When asked about his best bowling score, Modesto Mayor Garrad Marsh (who also owns McHenry Bowl) didn't offer one number. He noted a dozen 300 games and said his high series of three consecutive games is 826.
That was Marsh's competitive fire showing. That zeal was on display throughout his State of the City speech, delivered to roughly 450 Chamber of Commerce members and lunch guests at Modesto's DoubleTree Hotel on Wednesday.
Marsh doesn't think small. He has big goals and big plans and even bigger ideas on how to accomplish them. For those who might challenge him well, there's that competitive nature.
In his speech and the question-and-answer session that followed, Marsh detailed those large ideas and how he intends to accomplish them:
He wants to bring more jobs to Modesto even if that also means Salida and he wants the city to spend $500,000 to do it.
He wants people who live in Salida to recognize that their best hope for controlling the shape of their community is by joining Modesto.
He wants more opportunities for young people through education and involvement of community groups.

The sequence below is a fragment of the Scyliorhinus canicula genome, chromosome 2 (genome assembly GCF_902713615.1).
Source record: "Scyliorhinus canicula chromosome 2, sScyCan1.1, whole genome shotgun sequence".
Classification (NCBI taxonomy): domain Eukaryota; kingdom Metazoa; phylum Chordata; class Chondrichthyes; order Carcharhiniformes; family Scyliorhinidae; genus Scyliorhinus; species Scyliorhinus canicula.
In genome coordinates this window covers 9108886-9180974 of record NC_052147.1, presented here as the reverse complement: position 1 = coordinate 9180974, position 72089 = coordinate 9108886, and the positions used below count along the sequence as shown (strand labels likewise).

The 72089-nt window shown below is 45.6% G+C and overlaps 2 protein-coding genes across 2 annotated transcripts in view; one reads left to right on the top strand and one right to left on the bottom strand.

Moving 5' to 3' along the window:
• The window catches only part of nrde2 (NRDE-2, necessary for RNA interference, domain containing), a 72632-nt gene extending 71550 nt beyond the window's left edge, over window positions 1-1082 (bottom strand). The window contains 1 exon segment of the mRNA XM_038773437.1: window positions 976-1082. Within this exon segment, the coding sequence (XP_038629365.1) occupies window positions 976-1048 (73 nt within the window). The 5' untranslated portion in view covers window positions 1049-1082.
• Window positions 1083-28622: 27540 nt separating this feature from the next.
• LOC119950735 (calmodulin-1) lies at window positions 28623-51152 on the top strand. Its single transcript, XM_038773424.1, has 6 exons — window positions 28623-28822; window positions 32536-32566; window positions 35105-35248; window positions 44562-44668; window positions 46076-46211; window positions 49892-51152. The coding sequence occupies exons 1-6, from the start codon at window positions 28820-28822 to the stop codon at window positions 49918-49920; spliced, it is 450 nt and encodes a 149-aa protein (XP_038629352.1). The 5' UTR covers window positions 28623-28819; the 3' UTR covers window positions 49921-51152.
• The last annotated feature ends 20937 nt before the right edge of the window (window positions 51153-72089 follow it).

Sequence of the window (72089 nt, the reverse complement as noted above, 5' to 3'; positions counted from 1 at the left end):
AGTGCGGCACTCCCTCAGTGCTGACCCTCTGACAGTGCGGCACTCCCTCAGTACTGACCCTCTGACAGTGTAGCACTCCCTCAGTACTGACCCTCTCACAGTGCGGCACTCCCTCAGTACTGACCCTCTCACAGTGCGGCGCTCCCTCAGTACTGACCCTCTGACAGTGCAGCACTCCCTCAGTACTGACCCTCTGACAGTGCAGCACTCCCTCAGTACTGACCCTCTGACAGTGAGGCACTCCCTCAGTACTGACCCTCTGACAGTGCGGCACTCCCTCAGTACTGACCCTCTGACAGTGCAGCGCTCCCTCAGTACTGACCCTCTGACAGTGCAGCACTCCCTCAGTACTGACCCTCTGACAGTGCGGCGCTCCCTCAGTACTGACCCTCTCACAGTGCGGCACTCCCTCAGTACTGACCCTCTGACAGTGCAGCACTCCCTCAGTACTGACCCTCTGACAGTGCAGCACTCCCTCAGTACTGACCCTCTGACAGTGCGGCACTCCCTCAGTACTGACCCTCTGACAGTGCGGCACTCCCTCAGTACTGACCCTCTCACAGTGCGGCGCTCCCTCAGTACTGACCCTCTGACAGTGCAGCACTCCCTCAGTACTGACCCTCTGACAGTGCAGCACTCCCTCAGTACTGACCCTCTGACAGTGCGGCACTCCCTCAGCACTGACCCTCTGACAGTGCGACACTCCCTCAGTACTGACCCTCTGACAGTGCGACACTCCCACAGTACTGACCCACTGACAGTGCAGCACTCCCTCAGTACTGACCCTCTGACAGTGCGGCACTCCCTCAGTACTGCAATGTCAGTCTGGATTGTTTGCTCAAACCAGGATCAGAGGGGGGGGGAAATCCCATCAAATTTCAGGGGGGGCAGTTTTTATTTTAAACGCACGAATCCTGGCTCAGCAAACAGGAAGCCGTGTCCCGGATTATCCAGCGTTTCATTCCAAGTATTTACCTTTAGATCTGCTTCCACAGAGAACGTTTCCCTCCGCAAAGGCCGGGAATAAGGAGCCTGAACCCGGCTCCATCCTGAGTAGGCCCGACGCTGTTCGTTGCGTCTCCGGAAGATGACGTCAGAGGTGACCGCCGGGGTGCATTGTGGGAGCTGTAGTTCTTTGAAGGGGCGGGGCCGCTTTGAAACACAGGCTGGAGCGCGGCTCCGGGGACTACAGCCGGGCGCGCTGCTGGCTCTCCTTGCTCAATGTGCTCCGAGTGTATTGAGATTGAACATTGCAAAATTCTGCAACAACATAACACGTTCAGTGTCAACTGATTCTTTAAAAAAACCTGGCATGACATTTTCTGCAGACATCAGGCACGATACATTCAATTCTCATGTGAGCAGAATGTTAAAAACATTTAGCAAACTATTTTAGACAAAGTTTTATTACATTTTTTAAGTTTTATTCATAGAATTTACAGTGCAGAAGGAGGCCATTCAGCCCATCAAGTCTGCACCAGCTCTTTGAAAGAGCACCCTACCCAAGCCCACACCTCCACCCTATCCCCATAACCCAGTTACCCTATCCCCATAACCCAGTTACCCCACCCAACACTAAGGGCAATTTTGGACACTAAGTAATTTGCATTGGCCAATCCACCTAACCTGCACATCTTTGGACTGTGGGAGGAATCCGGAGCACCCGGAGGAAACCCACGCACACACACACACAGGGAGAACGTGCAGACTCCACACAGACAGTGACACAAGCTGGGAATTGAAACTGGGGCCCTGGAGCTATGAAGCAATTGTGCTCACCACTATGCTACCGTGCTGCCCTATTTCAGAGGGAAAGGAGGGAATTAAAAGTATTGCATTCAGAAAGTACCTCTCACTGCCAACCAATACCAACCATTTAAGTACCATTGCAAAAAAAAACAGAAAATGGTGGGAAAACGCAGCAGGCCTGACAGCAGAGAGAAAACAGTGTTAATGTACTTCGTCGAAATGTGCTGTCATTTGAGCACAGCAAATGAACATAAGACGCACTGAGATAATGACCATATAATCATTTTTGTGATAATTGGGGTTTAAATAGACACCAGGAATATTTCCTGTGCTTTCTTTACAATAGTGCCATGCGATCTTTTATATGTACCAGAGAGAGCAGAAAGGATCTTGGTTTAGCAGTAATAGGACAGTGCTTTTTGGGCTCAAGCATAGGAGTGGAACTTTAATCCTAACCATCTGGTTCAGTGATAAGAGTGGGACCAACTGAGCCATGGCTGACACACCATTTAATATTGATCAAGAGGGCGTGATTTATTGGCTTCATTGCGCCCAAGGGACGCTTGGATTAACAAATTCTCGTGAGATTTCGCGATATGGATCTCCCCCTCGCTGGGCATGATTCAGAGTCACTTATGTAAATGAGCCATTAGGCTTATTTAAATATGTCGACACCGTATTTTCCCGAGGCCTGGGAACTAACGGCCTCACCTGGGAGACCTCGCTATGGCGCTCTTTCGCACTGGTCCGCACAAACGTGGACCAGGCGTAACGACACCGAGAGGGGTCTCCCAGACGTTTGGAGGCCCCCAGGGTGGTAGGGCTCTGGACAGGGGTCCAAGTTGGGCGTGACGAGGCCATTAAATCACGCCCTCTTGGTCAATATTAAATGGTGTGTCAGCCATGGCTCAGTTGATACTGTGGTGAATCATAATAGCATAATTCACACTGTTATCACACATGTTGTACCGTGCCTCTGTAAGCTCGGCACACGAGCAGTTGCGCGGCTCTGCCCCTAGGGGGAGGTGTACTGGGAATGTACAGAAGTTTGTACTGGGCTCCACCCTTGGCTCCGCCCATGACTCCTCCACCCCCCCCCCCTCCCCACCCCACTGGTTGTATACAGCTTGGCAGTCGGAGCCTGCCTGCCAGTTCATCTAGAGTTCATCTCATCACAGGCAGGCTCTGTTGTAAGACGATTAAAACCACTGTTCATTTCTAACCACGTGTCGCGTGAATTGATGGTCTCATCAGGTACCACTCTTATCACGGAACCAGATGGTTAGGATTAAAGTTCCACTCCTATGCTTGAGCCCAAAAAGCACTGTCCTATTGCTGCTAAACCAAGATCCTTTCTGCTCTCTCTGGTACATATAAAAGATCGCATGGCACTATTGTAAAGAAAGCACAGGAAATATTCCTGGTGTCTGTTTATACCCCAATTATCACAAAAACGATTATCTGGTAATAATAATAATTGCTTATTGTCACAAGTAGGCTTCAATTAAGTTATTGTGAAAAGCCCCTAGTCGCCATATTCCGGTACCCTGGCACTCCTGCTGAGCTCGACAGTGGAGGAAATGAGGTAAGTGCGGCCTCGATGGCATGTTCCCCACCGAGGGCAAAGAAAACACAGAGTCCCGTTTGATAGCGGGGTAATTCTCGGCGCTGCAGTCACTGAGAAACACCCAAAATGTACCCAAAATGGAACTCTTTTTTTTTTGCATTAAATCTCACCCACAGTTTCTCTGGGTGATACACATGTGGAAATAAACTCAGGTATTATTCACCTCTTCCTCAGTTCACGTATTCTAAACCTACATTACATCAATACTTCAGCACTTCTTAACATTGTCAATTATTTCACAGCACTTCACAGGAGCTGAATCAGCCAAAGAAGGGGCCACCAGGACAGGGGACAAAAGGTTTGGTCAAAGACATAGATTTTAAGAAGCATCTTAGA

He believes it is of "paramount" importance "to protect and secure" our bread-and-butter, agriculture. He wants a law that will require protection of farmland whenever land in Modesto is developed.
He wants to grow the city "up, not out."
He loves his hometown no matter what the Forbes' listmakers think.
Finally, and most emphatically, he's far past fed up with gang violence in Modesto.
The mayor somberly described attending the candlelight vigil for Tylor Crippen, who was shot to death in Creekside Park last month. He noted that he had attended a similar vigil two years ago and another two years before that. The murders "were all committed by gang members," he said. "We can no longer do business as usual."
Saying Washington and Sacramento "are not going to rescue us," Marsh repeated his call for a public safety sales tax to pay for more "first responders" an idea he's been pushing for several months. "We must take it upon ourselves to help ourselves."
Marsh linked public safety to jobs, saying employers will not locate in a city that's not safe. And to education, saying we must provide truancy intervention and more after-school programs for kids. "The truant, the failing student, the neglected, the dropouts are also sweet targets for gangs," said Marsh. "It's not just policing, but also preventing that we should be addressing."
Ensuring the safety of the public is one of the most important jobs of city government. And Marsh is clearly making that his top priority.